YOU SHOULD CAREFULLY CONSIDER THE RISKS AND UNCERTAINTIES DESCRIBED BELOW AND THE OTHER INFORMATION CONTAINED OR INCORPORATED BY REFERENCE IN THIS TRANSITIONAL REPORT ON FORM 10-K BEFORE DECIDING WHETHER TO INVEST IN THE REGISTRANT’S COMMON STOCK. ADDITIONAL RISKS AND UNCERTAINTIES NOT PRESENTLY KNOWN TO THE REGISTRANT OR THAT THE REGISTRANT CURRENTLY DEEMS IMMATERIAL MAY ALSO IMPAIR THE REGISTRANT’S BUSINESS OPERATIONS.


IF ANY OF THE FOLLOWING RISKS ACTUALLY OCCUR, THE REGISTRANT’S BUSINESS, FINANCIAL CONDITION OR OPERATING RESULTS COULD BE MATERIALLY ADVERSELY AFFECTED. IN SUCH CASE, THE TRADING PRICE OR THE REGISTRANT’S COMMON STOCK COULD DECLINE AND YOU MAY LOSE PART OR ALL OF YOUR INVESTMENT.


THE FOLLOWING ALSO CONTAINS FORWARD-LOOKING STATEMENTS THAT INVOLVE RISKS AND UNCERTAINTIES. PLEASE SEE “CAUTIONARY NOTE REGARDING FORWARD-LOOKING STATEMENTS”.


Risks Related to Our Industry and Our Company


Our business is at an early stage and we have not yet generated any profits or significant revenues.


RAD was formed in 2016 and made its first sale in 2016. Accordingly, the Company has a limited operating history upon which to evaluate its performance and future prospects. Our current and proposed operations are subject to all the business risks associated with new enterprises. These include likely fluctuations in operating results as the Company makes significant investments in research, development and product opportunities, and reacts to developments in its market, including purchasing patterns of customers, and the entry of competitors into the market. We cannot assure you that we will generate sufficient revenue to be profitable in the next three years or at all, which could lead to a loss of part or all of an investment in the Company.


- 7 -



We have a limited number of deployments and our success depends on an unproven market.


The market for advanced physical security technology is relatively new and unproven and is subject to a number of risks and uncertainties. In order to grow our business and extend our market position, we will need to place into service additional robots, expand our service offerings, and expand our presence. Our ability to expand the market for our products depends on a number of factors, including the cost, performance and perceived value associated with our products and services. Furthermore, the public’s perception of the use of robots to perform tasks traditionally reserved for humans may negatively affect demand for our products and services. Ultimately, our success will depend largely on our customers’ acceptance that security services can be performed more efficiently and cost effectively through the use of our robots and ancillary services, of which there can be no assurance.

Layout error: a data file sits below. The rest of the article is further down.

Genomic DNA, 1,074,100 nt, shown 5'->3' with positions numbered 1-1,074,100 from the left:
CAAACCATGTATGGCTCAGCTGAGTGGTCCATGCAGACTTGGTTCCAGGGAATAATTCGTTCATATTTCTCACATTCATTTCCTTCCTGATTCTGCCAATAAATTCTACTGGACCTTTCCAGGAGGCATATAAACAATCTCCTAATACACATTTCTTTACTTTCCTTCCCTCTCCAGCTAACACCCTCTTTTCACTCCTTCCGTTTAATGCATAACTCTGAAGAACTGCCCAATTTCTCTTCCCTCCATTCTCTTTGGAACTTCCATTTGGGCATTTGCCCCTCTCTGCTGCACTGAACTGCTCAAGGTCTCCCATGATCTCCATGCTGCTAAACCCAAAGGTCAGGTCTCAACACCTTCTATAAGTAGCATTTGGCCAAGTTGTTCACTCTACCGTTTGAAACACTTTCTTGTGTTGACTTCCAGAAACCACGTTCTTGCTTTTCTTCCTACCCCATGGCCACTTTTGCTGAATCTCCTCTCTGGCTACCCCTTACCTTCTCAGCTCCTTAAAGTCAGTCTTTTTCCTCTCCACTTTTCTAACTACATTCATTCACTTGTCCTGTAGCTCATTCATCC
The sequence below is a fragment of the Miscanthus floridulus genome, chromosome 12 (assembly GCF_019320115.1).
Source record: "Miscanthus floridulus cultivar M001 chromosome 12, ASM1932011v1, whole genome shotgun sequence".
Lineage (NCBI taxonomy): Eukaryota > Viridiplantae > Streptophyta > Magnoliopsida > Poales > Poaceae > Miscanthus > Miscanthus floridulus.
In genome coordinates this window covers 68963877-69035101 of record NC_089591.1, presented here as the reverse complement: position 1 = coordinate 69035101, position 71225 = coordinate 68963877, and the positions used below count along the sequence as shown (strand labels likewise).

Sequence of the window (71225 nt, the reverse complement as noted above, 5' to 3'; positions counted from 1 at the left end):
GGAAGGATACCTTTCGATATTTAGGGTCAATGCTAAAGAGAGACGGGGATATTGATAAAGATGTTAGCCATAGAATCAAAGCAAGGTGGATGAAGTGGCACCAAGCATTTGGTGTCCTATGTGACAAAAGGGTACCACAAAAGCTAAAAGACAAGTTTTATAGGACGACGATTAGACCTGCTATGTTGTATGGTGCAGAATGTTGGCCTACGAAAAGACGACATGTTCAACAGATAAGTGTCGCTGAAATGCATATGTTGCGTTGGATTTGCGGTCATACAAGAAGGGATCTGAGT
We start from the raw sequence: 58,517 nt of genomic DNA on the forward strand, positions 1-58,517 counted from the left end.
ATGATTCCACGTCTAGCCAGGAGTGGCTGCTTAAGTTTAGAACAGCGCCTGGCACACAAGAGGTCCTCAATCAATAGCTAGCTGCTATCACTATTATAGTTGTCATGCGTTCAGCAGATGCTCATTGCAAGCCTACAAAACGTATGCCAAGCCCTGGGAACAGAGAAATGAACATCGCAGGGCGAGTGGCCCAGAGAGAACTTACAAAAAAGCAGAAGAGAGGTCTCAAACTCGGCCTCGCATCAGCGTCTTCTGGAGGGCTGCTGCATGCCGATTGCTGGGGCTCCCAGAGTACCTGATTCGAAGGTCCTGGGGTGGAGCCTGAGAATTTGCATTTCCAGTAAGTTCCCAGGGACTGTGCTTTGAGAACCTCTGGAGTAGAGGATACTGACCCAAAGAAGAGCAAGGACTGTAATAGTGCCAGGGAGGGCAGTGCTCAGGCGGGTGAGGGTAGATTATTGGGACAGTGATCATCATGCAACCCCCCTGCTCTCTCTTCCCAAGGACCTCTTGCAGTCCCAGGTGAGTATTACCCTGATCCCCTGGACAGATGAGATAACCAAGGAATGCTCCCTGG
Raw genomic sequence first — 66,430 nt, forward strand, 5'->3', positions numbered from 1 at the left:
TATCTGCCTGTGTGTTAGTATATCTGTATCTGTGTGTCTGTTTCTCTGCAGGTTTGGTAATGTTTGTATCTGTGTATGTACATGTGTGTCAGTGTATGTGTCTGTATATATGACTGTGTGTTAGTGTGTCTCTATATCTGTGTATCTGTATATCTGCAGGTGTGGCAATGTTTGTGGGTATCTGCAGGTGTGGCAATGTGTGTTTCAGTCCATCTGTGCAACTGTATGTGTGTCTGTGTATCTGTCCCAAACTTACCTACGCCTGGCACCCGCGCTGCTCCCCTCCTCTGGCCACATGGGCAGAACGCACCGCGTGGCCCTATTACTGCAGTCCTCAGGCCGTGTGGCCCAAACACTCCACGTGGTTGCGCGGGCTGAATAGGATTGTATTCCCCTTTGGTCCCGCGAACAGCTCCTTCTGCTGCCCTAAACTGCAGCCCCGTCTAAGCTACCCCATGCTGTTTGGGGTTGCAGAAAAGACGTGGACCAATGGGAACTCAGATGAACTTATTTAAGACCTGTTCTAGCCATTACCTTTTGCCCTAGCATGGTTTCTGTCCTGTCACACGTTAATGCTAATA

We cannot assure you that we can effectively manage our growth.


RAD expects to continue hiring additional employees. The growth and expansion of our business and products create significant challenges for our management, operational, and financial resources, including managing multiple relationships and interactions with users, distributors, vendors, and other third parties. As the Company continues to grow, our information technology systems, internal management processes, internal controls and procedures and production processes may not be adequate to support our operations. To ensure success, we must continue to improve our operational, financial, and management processes and systems and to effectively expand, train, and manage our employee base. As we continue to grow, and implement more complex organizational and management structures, we may find it increasingly difficult to maintain the benefits of our corporate culture, including our current team’s efficiency and expertise, which could negatively affect our business performance.


Our costs may grow more quickly than our revenues, harming our business and profitability.


We expect our expenses to continue to increase in the future as we expand our product offerings, expand production capabilities and hire additional employees. We expect to continue to incur increasing costs, in particular for working capital to purchase inventory, marketing and product deployments as well as costs associated with customer support in the field. Our expenses may be greater than we anticipate which would have a negative impact on our financial position, assets and ability to invest further in the growth and expansion of our business.


The loss of one or more of our key personnel, or our failure to attract and retain other highly qualified personnel in the future, could harm our business.